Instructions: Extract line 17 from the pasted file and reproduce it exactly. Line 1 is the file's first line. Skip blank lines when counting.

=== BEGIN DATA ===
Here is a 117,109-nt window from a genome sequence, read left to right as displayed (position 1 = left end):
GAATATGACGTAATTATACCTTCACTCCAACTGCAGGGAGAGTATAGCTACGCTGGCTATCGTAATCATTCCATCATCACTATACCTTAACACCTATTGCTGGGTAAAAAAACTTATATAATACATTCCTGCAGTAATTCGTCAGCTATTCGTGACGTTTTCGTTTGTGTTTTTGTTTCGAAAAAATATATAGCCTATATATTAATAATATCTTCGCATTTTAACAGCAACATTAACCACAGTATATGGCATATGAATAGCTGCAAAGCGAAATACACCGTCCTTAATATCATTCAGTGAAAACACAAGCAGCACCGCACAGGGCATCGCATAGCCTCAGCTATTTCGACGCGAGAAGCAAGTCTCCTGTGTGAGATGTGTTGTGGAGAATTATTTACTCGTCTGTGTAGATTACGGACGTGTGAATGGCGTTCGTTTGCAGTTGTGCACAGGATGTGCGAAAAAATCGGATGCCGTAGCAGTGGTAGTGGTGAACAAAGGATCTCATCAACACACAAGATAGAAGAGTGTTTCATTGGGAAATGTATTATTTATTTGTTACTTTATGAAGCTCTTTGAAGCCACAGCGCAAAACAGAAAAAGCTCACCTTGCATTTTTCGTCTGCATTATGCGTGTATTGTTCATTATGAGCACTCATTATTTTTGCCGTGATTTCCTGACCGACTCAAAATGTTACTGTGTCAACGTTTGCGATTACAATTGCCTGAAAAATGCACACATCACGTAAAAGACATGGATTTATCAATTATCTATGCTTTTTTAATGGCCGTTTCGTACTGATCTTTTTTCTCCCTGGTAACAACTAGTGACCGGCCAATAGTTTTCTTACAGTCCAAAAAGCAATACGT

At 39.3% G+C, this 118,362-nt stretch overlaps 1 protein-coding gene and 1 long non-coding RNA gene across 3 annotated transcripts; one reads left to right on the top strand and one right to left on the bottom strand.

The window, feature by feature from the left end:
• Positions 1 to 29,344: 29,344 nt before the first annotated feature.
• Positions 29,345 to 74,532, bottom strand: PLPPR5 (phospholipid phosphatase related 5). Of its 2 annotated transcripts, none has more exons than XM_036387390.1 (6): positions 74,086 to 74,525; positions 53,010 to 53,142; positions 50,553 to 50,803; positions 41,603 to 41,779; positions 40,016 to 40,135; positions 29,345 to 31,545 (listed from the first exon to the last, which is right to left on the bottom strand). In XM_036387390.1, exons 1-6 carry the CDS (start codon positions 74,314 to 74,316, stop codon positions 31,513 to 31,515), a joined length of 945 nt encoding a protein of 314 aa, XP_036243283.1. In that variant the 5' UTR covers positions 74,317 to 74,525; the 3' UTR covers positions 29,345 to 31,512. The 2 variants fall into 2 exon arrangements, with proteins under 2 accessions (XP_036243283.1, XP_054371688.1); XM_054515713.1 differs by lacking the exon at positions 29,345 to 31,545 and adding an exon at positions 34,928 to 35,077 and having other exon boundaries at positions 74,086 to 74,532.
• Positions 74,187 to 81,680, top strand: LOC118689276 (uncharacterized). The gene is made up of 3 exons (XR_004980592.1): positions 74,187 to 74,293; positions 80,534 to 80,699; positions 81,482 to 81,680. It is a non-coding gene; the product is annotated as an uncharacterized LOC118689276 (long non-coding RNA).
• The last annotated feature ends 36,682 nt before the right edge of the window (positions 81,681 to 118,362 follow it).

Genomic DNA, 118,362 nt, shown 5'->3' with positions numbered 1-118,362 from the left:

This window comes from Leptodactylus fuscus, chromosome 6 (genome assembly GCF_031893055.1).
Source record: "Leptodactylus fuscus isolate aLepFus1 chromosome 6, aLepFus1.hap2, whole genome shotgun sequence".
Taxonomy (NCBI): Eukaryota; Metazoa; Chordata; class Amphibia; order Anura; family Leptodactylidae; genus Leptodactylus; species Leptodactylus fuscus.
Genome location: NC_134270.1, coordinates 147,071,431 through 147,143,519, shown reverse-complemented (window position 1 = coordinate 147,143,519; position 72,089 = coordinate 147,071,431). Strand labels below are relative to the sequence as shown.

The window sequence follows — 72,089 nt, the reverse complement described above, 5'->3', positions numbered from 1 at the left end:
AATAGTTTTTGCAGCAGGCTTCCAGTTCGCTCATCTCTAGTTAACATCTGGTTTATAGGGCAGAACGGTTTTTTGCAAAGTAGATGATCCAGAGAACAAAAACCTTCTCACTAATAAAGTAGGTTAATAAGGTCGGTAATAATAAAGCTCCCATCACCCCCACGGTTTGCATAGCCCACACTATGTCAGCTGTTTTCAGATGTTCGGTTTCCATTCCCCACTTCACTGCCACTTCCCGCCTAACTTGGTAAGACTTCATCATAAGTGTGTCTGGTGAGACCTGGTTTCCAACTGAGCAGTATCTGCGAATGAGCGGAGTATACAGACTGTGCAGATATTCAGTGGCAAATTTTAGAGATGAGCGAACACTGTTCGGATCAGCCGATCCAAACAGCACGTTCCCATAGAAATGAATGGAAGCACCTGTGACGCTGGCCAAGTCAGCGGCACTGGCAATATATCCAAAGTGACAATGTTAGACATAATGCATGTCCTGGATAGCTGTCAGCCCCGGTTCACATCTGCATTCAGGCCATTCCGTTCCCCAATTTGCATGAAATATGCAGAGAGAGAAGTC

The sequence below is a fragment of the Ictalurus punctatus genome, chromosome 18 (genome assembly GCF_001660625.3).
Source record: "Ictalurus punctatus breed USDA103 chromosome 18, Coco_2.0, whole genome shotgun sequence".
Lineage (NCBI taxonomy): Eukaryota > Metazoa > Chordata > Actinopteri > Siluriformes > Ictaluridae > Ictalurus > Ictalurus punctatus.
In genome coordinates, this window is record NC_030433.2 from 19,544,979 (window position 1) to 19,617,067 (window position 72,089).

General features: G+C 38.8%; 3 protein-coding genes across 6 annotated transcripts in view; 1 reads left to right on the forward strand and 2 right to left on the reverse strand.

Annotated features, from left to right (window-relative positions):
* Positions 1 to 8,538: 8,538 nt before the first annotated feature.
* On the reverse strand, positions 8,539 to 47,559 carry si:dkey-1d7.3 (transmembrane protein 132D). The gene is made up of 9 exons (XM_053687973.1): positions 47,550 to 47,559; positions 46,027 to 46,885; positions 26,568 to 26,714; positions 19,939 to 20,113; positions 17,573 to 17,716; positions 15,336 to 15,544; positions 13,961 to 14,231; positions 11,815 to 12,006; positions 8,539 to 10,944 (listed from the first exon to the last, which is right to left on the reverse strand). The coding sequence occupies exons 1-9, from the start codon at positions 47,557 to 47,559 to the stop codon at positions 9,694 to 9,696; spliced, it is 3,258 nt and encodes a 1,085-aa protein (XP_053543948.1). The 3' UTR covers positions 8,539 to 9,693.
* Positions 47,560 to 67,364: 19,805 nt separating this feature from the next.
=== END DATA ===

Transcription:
Source record: "Ictalurus punctatus breed USDA103 chromosome 18, Coco_2.0, whole genome shotgun sequence".